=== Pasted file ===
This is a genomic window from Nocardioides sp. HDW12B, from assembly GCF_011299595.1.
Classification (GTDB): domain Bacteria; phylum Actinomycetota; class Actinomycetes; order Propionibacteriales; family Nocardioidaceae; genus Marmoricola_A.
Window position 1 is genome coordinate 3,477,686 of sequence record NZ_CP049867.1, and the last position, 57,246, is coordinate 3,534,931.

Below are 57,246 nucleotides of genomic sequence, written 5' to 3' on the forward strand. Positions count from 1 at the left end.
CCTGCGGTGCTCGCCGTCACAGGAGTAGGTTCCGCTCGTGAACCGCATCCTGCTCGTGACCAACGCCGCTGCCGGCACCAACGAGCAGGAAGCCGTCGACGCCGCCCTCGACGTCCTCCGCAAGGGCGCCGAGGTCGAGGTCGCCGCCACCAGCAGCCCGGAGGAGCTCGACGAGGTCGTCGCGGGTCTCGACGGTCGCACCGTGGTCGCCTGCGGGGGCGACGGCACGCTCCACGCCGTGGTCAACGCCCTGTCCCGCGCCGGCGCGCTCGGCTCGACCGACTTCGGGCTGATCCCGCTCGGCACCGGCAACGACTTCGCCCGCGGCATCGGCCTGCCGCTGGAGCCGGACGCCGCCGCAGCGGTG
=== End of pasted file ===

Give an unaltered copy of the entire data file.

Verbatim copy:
This is a genomic window from Nocardioides sp. HDW12B, from assembly GCF_011299595.1.
Classification (GTDB): domain Bacteria; phylum Actinomycetota; class Actinomycetes; order Propionibacteriales; family Nocardioidaceae; genus Marmoricola_A.
Window position 1 is genome coordinate 3,477,686 of sequence record NZ_CP049867.1, and the last position, 57,246, is coordinate 3,534,931.

Below are 57,246 nucleotides of genomic sequence, written 5' to 3' on the forward strand. Positions count from 1 at the left end.
CCTGCGGTGCTCGCCGTCACAGGAGTAGGTTCCGCTCGTGAACCGCATCCTGCTCGTGACCAACGCCGCTGCCGGCACCAACGAGCAGGAAGCCGTCGACGCCGCCCTCGACGTCCTCCGCAAGGGCGCCGAGGTCGAGGTCGCCGCCACCAGCAGCCCGGAGGAGCTCGACGAGGTCGTCGCGGGTCTCGACGGTCGCACCGTGGTCGCCTGCGGGGGCGACGGCACGCTCCACGCCGTGGTCAACGCCCTGTCCCGCGCCGGCGCGCTCGGCTCGACCGACTTCGGGCTGATCCCGCTCGGCACCGGCAACGACTTCGCCCGCGGCATCGGCCTGCCGCTGGAGCCGGACGCCGCCGCAGCGGTG